- The global economy is set to grow only 2.4% this year, the lowest since 2009;
- If the situation deteriorates, a coordinated response of central bank easing and fiscal stimulus will likely ensue.
The coronavirus outbreak presents the world economy with its greatest danger since the global financial crisis of 2008-09, according to the Organization for Economic Cooperation and Development (OECD). Mexico and Argentina, two of Latin America’s biggest markets, are also being hit by the health crisis, with GDP forecasts being trimmed for 2020.
Mexican economy is now expected to grow a mere 0.7%, a decline of half a percentage point since OECD’s last report in November. Argentina is set to plunge deeper into its recession, with a contraction of 2%, a result 0.3% worse than previously expected. For Brazil, Latin American biggest economy, the growth forecast was maintained at 1.7% in 2020, suggesting its output will not be as affected as other countries in the region – mainly because foreign trade represents a smaller slice of Brazilian GDP.
Though their particular figures were not included in OECD’s latest outlook, Chile and Peru can potentially feel a more severe downturn due to their economies’ bigger exposure to trade with China.
The global economy is set to grow only 2.4% this year, the lowest since 2009 and down from a forecast of 2.9% in November. That’s a much gloomier prediction than the one International Monetary Fund (IMF) presented a week ago, when it said the virus would cut off just 0.1% from global growth. The next World Economic Outlook, to be published by the IMF in April, will likely show a darker picture: “We are likely to downgrade our growth projections for the world,” IMF spokesman Gerry Rice told recently.
The OECD went further still and also presented a “domino” prospect scenario, in which contagion is more widespread in Asia, Europe and North America. This could cut global growth to as low as 1.5% this year, halving the OECD’s previous 2020 projection.
Presenting the outlook in Paris, OECD Chief Economist Laurence Boone said: “The virus risks giving a further blow to a global economy that was already weakened by trade and political tensions. Governments need to act immediately to contain the epidemic, support the health care system, protect people, shore up demand and provide a financial lifeline to households and businesses that are most affected.”
China’s greater role
Compared to similar events in the past, such as the SARS outbreak of 2003, the economic contagion is reaching a higher level.
“The global economy has become substantially more interconnected, and China plays a far greater role in global output, trade, tourism and commodity markets.”OECD Interim Outlook
For Latin America in particular, trade with China grew exponentially in the last decades. In total, Chinese imports and exports with the region rose from $17 billion in 2002 to $306 billion in 2018.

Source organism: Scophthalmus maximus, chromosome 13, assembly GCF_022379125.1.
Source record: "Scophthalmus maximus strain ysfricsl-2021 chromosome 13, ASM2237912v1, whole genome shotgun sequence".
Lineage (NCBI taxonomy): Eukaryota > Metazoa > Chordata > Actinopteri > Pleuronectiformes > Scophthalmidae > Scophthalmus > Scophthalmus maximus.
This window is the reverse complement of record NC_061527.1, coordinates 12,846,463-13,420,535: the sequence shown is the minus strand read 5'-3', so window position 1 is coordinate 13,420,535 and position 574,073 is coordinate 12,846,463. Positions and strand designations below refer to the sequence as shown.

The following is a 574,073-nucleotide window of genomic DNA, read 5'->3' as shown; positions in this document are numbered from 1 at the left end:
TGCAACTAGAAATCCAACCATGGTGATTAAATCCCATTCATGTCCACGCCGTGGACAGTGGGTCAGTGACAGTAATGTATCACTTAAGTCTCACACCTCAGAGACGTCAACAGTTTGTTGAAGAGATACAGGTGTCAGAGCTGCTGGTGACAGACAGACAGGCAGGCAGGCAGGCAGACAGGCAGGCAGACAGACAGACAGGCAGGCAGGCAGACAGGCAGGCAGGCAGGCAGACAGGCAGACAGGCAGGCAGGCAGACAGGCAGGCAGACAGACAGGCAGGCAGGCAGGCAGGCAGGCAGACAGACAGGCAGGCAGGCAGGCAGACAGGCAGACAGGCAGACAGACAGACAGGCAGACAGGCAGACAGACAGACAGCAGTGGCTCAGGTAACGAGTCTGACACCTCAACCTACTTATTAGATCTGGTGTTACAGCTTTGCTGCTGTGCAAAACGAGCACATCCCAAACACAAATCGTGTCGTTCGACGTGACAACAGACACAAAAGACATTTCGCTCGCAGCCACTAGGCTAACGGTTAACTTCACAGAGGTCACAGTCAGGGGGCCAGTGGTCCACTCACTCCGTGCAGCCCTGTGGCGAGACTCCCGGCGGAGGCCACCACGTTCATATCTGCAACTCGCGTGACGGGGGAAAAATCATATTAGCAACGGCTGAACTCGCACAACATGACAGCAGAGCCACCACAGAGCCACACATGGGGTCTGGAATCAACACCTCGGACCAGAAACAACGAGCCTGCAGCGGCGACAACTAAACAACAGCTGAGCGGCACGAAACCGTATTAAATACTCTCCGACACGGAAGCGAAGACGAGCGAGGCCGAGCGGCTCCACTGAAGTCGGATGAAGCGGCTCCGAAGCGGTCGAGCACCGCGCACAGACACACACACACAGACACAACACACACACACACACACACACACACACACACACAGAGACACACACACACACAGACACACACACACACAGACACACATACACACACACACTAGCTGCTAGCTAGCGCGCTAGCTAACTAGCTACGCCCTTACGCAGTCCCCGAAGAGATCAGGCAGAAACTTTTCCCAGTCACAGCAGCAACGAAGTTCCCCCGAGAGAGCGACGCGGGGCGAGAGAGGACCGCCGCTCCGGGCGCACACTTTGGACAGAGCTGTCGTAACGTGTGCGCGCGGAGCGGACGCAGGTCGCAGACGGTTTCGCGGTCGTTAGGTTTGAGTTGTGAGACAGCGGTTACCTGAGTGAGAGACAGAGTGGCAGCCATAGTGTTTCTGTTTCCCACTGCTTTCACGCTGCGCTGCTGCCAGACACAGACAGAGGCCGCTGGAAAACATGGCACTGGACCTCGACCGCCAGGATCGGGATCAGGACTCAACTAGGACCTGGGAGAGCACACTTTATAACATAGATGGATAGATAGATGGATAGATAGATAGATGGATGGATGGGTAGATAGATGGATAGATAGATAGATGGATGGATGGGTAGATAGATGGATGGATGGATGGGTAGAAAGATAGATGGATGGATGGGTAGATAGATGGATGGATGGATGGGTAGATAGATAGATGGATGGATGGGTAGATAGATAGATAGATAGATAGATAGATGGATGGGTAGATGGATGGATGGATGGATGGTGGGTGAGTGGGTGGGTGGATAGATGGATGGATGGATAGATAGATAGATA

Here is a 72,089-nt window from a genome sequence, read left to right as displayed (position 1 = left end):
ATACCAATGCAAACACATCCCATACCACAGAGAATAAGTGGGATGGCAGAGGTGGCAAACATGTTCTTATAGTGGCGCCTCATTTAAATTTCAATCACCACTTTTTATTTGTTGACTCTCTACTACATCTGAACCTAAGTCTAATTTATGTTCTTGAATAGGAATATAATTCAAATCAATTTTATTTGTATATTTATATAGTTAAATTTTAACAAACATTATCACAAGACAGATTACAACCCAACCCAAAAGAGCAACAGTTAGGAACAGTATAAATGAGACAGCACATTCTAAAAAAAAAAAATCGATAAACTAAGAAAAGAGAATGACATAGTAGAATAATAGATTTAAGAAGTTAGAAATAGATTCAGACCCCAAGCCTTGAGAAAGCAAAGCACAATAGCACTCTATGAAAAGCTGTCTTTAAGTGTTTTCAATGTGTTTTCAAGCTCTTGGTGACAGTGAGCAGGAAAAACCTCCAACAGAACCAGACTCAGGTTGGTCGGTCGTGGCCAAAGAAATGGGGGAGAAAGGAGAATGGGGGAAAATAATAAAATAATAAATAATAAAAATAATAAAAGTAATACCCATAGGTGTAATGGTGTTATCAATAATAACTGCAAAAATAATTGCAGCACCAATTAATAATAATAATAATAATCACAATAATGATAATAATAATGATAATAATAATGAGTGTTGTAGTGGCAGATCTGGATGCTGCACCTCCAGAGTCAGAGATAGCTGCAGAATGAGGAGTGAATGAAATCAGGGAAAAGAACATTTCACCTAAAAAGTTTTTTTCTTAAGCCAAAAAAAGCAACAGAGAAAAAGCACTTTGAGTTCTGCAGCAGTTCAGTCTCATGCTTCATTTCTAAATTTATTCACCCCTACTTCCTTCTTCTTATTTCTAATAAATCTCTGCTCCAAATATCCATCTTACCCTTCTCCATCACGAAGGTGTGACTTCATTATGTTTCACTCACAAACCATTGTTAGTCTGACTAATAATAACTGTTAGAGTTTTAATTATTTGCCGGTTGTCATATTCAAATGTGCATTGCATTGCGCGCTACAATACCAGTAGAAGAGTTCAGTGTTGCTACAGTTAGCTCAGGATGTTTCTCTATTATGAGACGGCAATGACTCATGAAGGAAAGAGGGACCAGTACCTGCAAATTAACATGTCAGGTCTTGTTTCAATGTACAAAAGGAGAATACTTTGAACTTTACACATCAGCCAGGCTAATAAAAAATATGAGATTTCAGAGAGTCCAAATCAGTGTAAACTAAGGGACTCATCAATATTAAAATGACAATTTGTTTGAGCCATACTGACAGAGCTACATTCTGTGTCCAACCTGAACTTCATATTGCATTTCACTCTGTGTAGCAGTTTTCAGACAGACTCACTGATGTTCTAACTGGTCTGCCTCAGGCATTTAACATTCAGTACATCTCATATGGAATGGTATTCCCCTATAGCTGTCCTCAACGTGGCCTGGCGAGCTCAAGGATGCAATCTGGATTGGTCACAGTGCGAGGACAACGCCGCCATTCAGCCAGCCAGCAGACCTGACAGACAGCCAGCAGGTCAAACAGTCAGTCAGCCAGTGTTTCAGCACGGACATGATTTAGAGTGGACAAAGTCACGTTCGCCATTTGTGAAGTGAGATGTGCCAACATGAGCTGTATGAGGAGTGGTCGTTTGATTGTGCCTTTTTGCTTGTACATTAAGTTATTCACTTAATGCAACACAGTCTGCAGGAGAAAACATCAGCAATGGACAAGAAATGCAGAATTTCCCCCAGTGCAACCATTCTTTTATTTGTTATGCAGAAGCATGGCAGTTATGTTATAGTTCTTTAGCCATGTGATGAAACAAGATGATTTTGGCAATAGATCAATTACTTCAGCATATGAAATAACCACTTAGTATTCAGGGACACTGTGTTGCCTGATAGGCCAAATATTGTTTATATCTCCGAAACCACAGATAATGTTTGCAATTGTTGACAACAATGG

“Output contractions in China are being felt around the world as the outbreak batters production, trade, tourism and business travel”, the 36-member OECD said.
Officials with the U.S. Federal Reserve, European Central Bank and Bank of Japan (BoJ) have signalled in recent days that they stand ready to do more if needed.
If the situation deteriorates, a coordinated response of central bank easing and fiscal stimulus amounting to 0.5% of economic output in G20 countries could lead to 1.2% higher growth within two years, the OECD calculated.
In an emergency statement, governor Haruhiko Kuroda of the BoJ said it will “strive to provide ample liquidity and ensure stability in financial markets.” The Bank of England followed by saying it’s working with U.K. and international authorities to “ensure all necessary steps are taken to protect financial and monetary stability.”
Last Friday, Fed chairman Jerome Powell suggested further cutting interest rates to contain what he called the “evolving risks” to economic growth from the virus.
According to the OECD, governments could also help by providing unemployment insurance for workers placed on unpaid leave and by covering virus-related health costs for all.
Measures that reduce or delay tax or debt payments or lower energy costs for firms in hard-hit regions and sectors should be considered, the OECD said, as well as temporary reductions in the level of reserves that banks are required to hold at the central bank.
Other risks for the economy, it said, include the trade tensions between the United States and China, and uncertainty about the future trade relationship between the European Union and Britain in the wake of Brexit.